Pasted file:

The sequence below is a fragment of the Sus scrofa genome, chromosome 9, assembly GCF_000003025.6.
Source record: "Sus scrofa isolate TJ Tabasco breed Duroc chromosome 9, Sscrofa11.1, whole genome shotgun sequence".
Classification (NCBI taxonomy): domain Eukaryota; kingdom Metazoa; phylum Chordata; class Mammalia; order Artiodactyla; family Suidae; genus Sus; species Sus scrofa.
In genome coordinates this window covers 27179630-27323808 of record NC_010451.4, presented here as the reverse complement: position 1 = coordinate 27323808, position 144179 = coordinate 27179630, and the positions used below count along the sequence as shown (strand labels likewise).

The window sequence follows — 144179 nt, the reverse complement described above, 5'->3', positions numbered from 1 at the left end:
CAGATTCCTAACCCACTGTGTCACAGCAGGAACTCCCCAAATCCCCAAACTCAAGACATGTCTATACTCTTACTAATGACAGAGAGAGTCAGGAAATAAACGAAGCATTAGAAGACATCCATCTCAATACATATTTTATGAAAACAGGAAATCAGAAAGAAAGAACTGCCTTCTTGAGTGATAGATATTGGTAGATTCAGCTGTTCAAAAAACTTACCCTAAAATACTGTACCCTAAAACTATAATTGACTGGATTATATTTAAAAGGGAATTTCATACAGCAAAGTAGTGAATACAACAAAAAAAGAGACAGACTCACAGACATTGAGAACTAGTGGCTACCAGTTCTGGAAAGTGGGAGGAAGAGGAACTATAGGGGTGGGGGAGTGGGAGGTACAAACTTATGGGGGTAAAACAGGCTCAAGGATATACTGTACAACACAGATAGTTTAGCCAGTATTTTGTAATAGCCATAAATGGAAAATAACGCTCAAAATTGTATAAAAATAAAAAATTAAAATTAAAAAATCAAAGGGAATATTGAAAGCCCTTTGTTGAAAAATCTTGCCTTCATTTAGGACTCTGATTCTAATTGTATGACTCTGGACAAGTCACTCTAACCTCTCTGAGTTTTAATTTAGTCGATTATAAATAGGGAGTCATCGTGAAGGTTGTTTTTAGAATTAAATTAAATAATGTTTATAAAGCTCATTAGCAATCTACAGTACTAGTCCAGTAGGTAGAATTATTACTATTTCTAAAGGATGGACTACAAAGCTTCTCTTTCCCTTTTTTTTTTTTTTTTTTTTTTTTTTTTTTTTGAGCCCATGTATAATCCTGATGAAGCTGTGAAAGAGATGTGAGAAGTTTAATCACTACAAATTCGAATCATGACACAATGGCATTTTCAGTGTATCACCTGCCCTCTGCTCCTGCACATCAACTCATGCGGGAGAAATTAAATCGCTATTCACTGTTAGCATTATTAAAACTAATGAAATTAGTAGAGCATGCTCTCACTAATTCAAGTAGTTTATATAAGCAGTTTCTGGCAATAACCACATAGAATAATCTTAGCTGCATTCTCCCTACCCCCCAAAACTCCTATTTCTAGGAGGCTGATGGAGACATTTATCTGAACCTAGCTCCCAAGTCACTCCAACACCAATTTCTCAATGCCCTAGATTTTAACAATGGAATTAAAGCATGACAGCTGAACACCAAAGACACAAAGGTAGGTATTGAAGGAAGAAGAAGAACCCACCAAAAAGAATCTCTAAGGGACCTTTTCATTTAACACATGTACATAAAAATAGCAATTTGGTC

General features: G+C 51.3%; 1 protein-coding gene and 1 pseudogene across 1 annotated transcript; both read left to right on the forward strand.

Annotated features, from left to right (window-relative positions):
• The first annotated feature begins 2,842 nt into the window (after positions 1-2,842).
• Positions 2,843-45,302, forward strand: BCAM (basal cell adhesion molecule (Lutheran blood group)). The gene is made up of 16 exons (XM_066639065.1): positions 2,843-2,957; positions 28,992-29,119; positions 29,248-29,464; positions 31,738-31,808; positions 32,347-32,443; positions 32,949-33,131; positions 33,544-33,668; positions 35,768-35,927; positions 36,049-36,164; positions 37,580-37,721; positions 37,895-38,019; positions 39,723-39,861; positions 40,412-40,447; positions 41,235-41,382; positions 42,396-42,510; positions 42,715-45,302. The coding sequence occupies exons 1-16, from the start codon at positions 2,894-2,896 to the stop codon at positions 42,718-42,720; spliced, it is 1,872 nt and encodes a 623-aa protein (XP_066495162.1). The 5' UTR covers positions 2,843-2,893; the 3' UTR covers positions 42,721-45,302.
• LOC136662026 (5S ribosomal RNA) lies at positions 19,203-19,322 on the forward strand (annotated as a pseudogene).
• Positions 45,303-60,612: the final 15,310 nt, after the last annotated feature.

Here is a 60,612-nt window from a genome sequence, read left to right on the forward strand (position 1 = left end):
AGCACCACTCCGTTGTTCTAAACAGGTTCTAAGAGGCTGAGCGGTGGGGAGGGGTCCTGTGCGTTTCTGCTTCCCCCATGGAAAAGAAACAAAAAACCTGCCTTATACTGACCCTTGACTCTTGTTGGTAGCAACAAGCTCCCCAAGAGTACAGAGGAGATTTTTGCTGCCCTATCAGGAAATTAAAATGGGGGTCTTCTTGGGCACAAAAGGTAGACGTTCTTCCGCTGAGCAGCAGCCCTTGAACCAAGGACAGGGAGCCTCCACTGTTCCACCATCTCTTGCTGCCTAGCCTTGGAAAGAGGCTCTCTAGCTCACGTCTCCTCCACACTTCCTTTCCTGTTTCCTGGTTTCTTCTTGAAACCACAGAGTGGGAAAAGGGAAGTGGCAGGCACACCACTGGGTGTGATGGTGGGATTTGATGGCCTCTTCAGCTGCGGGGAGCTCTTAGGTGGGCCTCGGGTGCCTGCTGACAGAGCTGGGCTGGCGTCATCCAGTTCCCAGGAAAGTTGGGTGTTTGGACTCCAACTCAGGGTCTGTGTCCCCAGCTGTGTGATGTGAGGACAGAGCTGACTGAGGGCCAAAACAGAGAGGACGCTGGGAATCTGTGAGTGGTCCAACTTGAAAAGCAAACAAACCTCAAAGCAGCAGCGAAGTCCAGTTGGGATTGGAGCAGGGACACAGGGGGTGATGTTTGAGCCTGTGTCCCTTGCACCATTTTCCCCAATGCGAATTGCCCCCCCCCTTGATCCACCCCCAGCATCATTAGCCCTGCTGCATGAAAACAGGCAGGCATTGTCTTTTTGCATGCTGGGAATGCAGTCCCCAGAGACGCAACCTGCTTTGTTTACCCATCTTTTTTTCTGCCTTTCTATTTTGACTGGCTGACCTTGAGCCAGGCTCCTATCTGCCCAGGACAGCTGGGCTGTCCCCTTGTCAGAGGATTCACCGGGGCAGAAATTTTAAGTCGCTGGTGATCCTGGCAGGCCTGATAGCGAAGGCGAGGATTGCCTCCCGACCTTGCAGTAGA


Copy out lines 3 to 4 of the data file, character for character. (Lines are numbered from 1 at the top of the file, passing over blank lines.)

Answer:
Classification (NCBI taxonomy): domain Eukaryota; kingdom Metazoa; phylum Chordata; class Mammalia; order Artiodactyla; family Suidae; genus Sus; species Sus scrofa.
In genome coordinates this window covers 27179630-27323808 of record NC_010451.4, presented here as the reverse complement: position 1 = coordinate 27323808, position 144179 = coordinate 27179630, and the positions used below count along the sequence as shown (strand labels likewise).